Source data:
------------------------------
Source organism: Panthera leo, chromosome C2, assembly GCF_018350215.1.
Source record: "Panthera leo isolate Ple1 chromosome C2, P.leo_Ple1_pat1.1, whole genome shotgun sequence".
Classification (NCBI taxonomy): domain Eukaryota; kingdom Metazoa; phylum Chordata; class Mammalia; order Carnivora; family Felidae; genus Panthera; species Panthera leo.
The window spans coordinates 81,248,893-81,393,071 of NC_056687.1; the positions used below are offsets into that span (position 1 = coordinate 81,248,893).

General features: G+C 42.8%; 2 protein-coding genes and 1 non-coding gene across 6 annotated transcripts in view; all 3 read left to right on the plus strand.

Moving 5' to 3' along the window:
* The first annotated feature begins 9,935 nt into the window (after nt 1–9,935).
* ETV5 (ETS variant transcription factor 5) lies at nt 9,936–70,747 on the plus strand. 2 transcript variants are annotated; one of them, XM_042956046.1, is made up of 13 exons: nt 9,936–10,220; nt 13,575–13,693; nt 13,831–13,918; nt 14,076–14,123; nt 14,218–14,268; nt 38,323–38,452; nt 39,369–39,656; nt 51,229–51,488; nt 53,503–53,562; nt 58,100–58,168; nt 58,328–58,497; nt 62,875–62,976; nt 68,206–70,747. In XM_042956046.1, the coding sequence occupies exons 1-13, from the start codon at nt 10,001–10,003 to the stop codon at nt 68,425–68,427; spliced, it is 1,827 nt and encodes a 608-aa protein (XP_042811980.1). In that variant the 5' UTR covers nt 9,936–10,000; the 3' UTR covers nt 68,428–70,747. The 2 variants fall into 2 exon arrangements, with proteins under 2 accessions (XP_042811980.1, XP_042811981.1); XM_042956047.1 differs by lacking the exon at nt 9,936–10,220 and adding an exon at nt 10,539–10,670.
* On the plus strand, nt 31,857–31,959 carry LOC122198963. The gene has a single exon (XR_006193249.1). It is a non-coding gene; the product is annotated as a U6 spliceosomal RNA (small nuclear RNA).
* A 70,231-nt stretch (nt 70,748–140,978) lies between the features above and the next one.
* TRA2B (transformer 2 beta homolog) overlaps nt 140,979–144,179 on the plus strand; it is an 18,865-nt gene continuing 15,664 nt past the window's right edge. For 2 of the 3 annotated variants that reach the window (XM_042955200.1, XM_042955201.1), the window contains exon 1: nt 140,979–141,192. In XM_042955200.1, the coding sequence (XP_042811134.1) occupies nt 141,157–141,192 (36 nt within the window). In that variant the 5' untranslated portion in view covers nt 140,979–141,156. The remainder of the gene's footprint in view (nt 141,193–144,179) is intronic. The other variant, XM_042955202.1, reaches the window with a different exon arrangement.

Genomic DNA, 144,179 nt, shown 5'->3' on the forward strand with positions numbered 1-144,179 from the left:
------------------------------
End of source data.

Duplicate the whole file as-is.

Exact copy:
Source organism: Panthera leo, chromosome C2, assembly GCF_018350215.1.
Source record: "Panthera leo isolate Ple1 chromosome C2, P.leo_Ple1_pat1.1, whole genome shotgun sequence".
Classification (NCBI taxonomy): domain Eukaryota; kingdom Metazoa; phylum Chordata; class Mammalia; order Carnivora; family Felidae; genus Panthera; species Panthera leo.
The window spans coordinates 81,248,893-81,393,071 of NC_056687.1; the positions used below are offsets into that span (position 1 = coordinate 81,248,893).

General features: G+C 42.8%; 2 protein-coding genes and 1 non-coding gene across 6 annotated transcripts in view; all 3 read left to right on the plus strand.

Moving 5' to 3' along the window:
* The first annotated feature begins 9,935 nt into the window (after nt 1–9,935).
* ETV5 (ETS variant transcription factor 5) lies at nt 9,936–70,747 on the plus strand. 2 transcript variants are annotated; one of them, XM_042956046.1, is made up of 13 exons: nt 9,936–10,220; nt 13,575–13,693; nt 13,831–13,918; nt 14,076–14,123; nt 14,218–14,268; nt 38,323–38,452; nt 39,369–39,656; nt 51,229–51,488; nt 53,503–53,562; nt 58,100–58,168; nt 58,328–58,497; nt 62,875–62,976; nt 68,206–70,747. In XM_042956046.1, the coding sequence occupies exons 1-13, from the start codon at nt 10,001–10,003 to the stop codon at nt 68,425–68,427; spliced, it is 1,827 nt and encodes a 608-aa protein (XP_042811980.1). In that variant the 5' UTR covers nt 9,936–10,000; the 3' UTR covers nt 68,428–70,747. The 2 variants fall into 2 exon arrangements, with proteins under 2 accessions (XP_042811980.1, XP_042811981.1); XM_042956047.1 differs by lacking the exon at nt 9,936–10,220 and adding an exon at nt 10,539–10,670.
* On the plus strand, nt 31,857–31,959 carry LOC122198963. The gene has a single exon (XR_006193249.1). It is a non-coding gene; the product is annotated as a U6 spliceosomal RNA (small nuclear RNA).
* A 70,231-nt stretch (nt 70,748–140,978) lies between the features above and the next one.
* TRA2B (transformer 2 beta homolog) overlaps nt 140,979–144,179 on the plus strand; it is an 18,865-nt gene continuing 15,664 nt past the window's right edge. For 2 of the 3 annotated variants that reach the window (XM_042955200.1, XM_042955201.1), the window contains exon 1: nt 140,979–141,192. In XM_042955200.1, the coding sequence (XP_042811134.1) occupies nt 141,157–141,192 (36 nt within the window). In that variant the 5' untranslated portion in view covers nt 140,979–141,156. The remainder of the gene's footprint in view (nt 141,193–144,179) is intronic. The other variant, XM_042955202.1, reaches the window with a different exon arrangement.

Genomic DNA, 144,179 nt, shown 5'->3' on the forward strand with positions numbered 1-144,179 from the left: